So what is IBM design thinking? How is it different than generic design thinking?

When we started this program, we first looked around externally, to see what was the best out there, what people were doing. But it turned out that the best was already here.

We had acquired a company called Lombardi Software some 3 years before we started this whole program. Phil Gilbert, who headed Lombardi and is now my boss, had run a few startups and innovated on design thinking along the way, really further enhanced it. Phil was asked to take over the business unit his company had been acquired into - he took 44 products and simplified them down to 4 products, all the while increasing revenue. Not a bad track record! So we looked at what he was doing and how he approached design thinking, and adopted and further tailored it company wide.

The fundamentals are the same: empathy for users, very rapid Post-it Note exercises, developing ideas collaboratively with teams. The major differentiator is a focus on how this is embedded in a company, and how you actually get alignment.

You don't just have a design team over here that's doing design thinking, and maybe engineering and some business leaders occasionally involved as well. You make sure they orchestrate together, work closely together. All of the relevant disciplines know what their unique contribution is, and we lock that in and align that with the executive organization as well.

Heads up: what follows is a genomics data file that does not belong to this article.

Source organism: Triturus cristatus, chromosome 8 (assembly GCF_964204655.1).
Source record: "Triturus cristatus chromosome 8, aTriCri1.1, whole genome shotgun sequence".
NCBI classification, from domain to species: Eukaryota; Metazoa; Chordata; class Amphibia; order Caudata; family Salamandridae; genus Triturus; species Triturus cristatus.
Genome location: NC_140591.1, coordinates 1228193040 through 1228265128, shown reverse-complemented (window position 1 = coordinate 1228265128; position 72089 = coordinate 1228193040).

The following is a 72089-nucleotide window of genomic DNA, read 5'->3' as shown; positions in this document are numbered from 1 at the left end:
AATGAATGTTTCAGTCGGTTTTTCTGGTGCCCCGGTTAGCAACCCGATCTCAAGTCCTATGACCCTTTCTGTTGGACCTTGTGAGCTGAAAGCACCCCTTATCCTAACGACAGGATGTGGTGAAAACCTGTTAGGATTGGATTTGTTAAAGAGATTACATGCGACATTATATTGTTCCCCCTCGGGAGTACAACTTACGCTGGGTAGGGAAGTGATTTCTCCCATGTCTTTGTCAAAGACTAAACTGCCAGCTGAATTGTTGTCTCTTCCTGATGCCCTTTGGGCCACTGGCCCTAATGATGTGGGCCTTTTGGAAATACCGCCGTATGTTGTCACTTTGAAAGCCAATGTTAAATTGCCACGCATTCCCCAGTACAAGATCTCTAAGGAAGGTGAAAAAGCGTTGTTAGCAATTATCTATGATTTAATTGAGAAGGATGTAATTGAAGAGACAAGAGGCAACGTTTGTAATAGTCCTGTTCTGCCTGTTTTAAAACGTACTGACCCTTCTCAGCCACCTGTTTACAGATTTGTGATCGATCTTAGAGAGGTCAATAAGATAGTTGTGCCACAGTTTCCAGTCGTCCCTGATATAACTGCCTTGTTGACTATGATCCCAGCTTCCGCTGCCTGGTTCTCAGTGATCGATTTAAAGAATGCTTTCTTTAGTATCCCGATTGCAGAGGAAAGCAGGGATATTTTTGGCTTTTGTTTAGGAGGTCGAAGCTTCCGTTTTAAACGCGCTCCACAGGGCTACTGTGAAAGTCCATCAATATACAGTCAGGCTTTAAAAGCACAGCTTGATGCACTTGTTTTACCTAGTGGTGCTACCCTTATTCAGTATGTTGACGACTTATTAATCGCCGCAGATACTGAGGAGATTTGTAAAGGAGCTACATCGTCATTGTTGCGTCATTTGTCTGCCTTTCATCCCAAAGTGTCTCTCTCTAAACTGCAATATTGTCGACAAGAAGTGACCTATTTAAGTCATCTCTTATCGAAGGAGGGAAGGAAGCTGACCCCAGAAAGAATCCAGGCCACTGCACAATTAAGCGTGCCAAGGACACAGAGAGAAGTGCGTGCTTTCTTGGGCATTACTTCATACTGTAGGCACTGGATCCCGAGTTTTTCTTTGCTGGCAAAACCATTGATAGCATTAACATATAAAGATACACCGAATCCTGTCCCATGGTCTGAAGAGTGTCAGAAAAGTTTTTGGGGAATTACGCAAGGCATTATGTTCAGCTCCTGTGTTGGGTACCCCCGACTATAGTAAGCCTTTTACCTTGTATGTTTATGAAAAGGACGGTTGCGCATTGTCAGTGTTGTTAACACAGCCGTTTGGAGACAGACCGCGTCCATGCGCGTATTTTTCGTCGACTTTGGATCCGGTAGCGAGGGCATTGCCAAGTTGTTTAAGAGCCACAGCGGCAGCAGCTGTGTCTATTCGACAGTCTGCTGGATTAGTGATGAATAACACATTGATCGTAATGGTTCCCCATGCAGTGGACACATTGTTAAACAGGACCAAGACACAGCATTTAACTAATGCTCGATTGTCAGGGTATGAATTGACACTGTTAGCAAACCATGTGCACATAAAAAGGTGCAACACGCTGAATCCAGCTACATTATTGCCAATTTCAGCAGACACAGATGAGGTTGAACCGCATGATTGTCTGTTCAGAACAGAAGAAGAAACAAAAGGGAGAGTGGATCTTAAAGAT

Design doesn’t lead it; in fact, we get the business side, management, to lead, so a vice president or a general manager has a role to play rather than just delegating everything to the teams doing design thinking.

When we first introduced this, we would have 3-4 product teams come together for a week to use our version of design thinking on their product, and then they would take these new methods back wherever they were in the world. Maybe a month or two after, we'd ask them: So, how's that going?

And they'd say: We love this stuff, it's absolutely amazing, except the people above us don't get it; we're off doing ethnographic observation to figure out what the problem is and how to go about solving it, but our executives are asking for the high-fidelity prototype of the solution and we don’t even know what the problem is yet! As a result, we launched 1-day workshops for all the executives in the company, beginning with our C-suite.